Advisors helping clients reinvent themselves in retirement

by Will Ashworth15 Jan 2016
Many Canadians are choosing to work past the traditional retirement age and often that means clients reinventing themselves in new careers, volunteer work, recreational pursuits, etc. Everyone’s different in how they bring about this change but no matter what clients decide to do in retirement to make their lives meaningful, advisors can definitely help.
According to Sun Life.  three out of five (60 per cent) Canadian workers now expect to work either full time (32 per cent) or part time (27 per cent) when they retire, compared with fewer than three out of 10 current workers (27%) who expect to be fully retired according to the 2015 Sun Life Canadian Unretirement Index.
Former NHL star Darrin Shannon knows a thing or two about reinventing one’s self; he’s now an advisor with Sun Life helping people with their wealth management and insurance protection needs.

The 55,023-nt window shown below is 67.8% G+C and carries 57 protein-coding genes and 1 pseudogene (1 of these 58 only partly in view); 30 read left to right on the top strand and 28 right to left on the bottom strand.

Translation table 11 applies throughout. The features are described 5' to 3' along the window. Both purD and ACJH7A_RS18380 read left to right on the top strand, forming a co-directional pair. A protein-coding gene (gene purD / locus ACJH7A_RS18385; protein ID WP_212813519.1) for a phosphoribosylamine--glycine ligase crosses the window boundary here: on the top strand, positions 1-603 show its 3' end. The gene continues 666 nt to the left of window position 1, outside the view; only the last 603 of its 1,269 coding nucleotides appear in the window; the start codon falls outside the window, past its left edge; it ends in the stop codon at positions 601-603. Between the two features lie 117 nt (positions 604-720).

Sun Life recently sponsored a new series Two Minutes to Transform, a collection of 24 videos in association with AOL featuring experts like astronaut Chris Hadfield, nutritionist Julie Daniluk and contractor and real estate investor/TV personality Scott McGillivray. Each expert has two minutes to share advice on things they have learned that has changed their lives.
In Shannon’s two-minute video he provides some simple ideas how advisors can help clients reinvent themselves.
“There is a preconceived image of retirement. It’s the older couple walking down the beach holding hands and if that’s you that’s perfect, but that’s not everybody,” says Shannon. “Retirement looks really different. Today’s retirees are more active, more connected, and looking forward to an opportunity to reinvent themselves in retirement.”
The question for most retirees, says Shannon, is what to do in this phase of their lives.
“Reinventing yourself in retirement can be done by adding a second career, learning a new skill, learning a new trade. All of those things are going to help with mind, body and soul,” says Shannon. “Even if it’s one day every six months or one day ever year, put some time aside and not just wake up at 65 and say, ‘Where the heck am I?’”